1- The different signals also give no excuse for motorists to proceed on the tram lights thinking they are for vehicles.
3- The grass was planted as part (small part) of France's efforts to offset their CO2 emissions. Our emergency services here think that they need to drive on the tramways, maybe someone should ask the French services how they get around without doing so.
4- I had asked about the "stop" signs when I was working near Marseille, my colleagues told me that it is from a long disused french verb "stopper", better take that with a grain of salt. Whatever the reason, the red octagonal stop sign has become the standard across Europe.

The big boxes at the stop stations are ticket dispensers. You can buy everything from single ride to monthly passes from them using cash, coins or cards - they do give change. They are also multilingual: French, English, Spanish and German, typically.
 

Johnny Au

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Even Astroturf is better than concrete for rights-of-way. After all, neither absorbs water, both can be driven on using emergency vehicles, and Astroturf is more aesthetically pleasing (and yes, Astroturf stays green no matter what, even in the middle of winter).

I still prefer grass rights-of-way, but Astroturf would have been a good compromise.
 

Rainforest

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The western section of Finch LRT (Keele to Humber College) has a sensible stop spacing; probably, close to optimal. Removing a stop saves about 40 s on average. Thus, removing say 5 stops would save only 3.5 min of travel time. It is impossible to remove many more stops on such a short route, as we would start losing major connections.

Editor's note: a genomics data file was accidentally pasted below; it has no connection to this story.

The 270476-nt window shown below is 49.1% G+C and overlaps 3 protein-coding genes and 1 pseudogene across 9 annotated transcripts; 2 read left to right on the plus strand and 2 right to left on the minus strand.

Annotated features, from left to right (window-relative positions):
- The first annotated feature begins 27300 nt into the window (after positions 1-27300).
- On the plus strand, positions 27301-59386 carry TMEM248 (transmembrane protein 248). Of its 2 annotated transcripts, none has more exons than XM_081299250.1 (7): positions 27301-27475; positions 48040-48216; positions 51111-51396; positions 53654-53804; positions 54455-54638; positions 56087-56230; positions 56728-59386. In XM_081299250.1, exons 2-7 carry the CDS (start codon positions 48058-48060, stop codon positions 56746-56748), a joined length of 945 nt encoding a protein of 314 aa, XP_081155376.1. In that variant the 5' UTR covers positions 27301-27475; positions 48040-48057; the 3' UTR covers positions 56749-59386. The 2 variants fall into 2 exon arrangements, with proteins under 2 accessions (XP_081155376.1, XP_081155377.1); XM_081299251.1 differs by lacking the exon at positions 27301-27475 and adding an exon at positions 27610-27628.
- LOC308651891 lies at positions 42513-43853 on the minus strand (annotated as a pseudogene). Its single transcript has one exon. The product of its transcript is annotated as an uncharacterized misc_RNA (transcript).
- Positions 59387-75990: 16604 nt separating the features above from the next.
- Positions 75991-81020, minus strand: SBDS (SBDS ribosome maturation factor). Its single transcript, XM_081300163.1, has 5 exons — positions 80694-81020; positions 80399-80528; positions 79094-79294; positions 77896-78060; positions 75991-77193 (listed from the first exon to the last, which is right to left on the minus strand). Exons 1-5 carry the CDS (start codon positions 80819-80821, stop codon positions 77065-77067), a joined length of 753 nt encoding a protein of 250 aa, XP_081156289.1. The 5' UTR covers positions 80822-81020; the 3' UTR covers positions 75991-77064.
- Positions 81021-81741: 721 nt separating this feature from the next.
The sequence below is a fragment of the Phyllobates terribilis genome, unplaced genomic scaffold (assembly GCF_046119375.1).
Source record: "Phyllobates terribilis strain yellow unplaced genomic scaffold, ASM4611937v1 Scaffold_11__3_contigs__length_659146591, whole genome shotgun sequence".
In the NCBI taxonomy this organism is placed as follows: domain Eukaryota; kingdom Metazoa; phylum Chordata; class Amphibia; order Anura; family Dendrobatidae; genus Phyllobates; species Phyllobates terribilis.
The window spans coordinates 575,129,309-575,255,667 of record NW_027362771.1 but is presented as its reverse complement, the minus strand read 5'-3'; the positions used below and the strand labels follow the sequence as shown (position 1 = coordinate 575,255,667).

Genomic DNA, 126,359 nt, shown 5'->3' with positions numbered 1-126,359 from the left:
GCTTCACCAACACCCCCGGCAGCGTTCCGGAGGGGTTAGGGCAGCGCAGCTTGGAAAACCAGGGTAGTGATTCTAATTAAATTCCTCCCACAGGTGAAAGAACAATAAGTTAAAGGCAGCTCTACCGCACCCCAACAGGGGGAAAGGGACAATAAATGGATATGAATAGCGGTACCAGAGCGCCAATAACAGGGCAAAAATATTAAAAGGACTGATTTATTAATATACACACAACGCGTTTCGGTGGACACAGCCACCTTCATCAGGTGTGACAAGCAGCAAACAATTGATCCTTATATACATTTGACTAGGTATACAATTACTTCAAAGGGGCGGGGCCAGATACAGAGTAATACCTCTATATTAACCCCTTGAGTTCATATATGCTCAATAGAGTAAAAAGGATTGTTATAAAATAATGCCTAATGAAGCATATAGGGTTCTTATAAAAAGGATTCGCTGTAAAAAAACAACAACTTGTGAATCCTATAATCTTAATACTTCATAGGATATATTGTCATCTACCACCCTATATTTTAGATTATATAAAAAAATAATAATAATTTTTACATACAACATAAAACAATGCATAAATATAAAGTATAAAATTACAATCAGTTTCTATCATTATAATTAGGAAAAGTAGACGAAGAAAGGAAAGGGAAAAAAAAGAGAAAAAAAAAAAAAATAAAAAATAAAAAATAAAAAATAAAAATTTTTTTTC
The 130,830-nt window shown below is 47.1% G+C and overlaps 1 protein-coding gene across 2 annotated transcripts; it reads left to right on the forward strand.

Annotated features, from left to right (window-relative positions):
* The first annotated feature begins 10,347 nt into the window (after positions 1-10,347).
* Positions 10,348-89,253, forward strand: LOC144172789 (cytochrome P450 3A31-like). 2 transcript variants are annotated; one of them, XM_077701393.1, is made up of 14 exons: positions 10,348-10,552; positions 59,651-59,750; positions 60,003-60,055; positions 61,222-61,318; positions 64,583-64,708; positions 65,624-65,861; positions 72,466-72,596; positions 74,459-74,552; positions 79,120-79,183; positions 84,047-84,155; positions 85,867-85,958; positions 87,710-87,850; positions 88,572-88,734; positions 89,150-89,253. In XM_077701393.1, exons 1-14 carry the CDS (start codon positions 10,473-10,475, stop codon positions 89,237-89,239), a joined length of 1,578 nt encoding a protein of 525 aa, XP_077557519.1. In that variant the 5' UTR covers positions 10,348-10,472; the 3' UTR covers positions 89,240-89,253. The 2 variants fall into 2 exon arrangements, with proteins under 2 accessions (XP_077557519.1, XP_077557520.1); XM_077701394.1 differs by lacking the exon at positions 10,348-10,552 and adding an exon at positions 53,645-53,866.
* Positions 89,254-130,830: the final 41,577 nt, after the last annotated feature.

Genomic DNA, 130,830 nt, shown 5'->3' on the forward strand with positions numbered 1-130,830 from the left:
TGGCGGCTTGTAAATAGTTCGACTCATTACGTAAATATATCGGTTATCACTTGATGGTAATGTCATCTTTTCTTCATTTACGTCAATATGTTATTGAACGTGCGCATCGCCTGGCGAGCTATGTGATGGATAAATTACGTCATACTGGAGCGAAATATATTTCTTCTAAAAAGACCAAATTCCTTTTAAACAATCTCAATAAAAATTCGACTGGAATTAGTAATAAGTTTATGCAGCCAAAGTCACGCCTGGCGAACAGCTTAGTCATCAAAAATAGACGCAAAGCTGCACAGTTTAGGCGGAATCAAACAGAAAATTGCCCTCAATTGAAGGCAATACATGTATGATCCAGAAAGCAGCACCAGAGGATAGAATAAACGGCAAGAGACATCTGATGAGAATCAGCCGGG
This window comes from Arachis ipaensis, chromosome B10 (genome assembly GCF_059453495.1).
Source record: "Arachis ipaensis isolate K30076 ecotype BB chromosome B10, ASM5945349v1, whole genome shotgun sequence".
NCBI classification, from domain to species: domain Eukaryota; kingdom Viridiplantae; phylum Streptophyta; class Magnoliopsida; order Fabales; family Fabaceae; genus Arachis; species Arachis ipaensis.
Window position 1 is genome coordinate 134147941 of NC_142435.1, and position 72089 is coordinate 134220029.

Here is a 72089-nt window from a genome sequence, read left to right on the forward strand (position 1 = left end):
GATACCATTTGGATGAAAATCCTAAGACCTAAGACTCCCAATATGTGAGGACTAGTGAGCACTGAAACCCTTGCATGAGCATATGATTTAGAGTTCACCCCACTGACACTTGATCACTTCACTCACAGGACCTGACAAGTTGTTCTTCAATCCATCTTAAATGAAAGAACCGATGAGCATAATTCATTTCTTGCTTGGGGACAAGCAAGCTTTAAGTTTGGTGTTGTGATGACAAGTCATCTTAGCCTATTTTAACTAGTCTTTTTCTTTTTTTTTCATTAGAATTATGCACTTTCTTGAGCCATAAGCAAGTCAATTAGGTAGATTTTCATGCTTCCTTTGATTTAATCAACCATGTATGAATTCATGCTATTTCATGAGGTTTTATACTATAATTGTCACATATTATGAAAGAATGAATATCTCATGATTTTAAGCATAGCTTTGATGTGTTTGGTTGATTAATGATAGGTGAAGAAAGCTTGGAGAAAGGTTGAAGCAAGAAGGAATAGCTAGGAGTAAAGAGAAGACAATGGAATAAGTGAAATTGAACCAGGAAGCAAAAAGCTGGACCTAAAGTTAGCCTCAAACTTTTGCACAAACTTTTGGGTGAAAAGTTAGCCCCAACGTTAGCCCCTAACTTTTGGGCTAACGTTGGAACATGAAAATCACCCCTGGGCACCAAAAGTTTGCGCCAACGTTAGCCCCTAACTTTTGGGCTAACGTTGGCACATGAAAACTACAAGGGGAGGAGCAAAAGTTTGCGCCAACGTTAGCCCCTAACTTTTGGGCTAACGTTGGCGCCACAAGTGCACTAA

A saving of 3.5 min would not make any riders happier, while the locals who lose stops will be unhappy and the total ridership might go down as a result.

When we start considering an extended Finch LRT, hopefully all the way to the eastern edge of the city, then it will make sense to consider wider stop spacing on the new section.
 

Adjei

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The only stops that I can see being removed are Stevenson, and maybe Arrow Road and Driftwood...Where are all these stops which could be removed?
 

Steve X

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The western section of Finch LRT (Keele to Humber College) has a sensible stop spacing; probably, close to optimal. Removing a stop saves about 40 s on average. Thus, removing say 5 stops would save only 3.5 min of travel time. It is impossible to remove many more stops on such a short route, as we would start losing major connections.

A saving of 3.5 min would not make any riders happier, while the locals who lose stops will be unhappy and the total ridership might go down as a result.

When we start considering an extended Finch LRT, hopefully all the way to the eastern edge of the city, then it will make sense to consider wider stop spacing on the new section.
By removing those stops, some people would end up walking 5 extra minutes. Plus if the traffic signal is still there, I don't see how they'll save 40sec.
 

APTA-2048

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The only stops that I can see being removed are Stevenson, and maybe Arrow Road and Driftwood...Where are all these stops which could be removed?
I agree. Compared to the numerous stops the 36 already makes, what's planned seems rational.